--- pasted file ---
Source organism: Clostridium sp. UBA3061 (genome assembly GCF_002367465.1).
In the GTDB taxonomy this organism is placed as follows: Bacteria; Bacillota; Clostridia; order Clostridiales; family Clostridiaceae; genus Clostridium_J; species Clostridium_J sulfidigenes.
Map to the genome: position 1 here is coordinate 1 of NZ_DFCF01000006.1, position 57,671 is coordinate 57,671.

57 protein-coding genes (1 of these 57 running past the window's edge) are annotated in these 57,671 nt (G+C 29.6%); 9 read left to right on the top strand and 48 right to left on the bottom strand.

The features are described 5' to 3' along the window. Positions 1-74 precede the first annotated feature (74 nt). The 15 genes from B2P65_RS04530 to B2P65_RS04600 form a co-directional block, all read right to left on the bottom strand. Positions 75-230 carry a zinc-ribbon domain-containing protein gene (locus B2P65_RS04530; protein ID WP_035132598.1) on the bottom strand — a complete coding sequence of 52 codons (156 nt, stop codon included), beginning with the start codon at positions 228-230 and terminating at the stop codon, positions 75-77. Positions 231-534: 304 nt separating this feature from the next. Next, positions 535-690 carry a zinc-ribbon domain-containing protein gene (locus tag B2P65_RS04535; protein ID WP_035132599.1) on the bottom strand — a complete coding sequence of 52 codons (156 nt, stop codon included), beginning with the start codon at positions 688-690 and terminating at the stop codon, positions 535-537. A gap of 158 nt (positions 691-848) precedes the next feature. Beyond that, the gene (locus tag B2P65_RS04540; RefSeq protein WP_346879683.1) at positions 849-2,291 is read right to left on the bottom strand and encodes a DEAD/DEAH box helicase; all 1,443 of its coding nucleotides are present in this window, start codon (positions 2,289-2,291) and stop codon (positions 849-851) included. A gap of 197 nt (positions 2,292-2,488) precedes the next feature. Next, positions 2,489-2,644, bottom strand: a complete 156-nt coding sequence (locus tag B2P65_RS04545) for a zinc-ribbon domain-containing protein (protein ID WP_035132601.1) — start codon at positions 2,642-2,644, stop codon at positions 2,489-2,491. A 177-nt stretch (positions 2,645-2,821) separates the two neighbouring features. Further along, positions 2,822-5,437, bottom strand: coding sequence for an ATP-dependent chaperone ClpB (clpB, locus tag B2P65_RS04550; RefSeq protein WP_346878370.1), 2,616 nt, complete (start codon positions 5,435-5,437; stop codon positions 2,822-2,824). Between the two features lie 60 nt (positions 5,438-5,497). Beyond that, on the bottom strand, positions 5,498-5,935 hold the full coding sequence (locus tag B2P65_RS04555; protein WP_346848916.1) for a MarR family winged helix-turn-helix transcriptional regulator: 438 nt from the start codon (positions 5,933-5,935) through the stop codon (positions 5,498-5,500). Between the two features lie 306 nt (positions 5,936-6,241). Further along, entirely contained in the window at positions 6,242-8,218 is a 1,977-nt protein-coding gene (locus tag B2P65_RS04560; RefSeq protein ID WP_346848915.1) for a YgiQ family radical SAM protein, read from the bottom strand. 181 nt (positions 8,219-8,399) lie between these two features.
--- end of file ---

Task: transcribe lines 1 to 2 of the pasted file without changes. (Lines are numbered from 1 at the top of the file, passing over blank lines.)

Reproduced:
Source organism: Clostridium sp. UBA3061 (genome assembly GCF_002367465.1).
In the GTDB taxonomy this organism is placed as follows: Bacteria; Bacillota; Clostridia; order Clostridiales; family Clostridiaceae; genus Clostridium_J; species Clostridium_J sulfidigenes.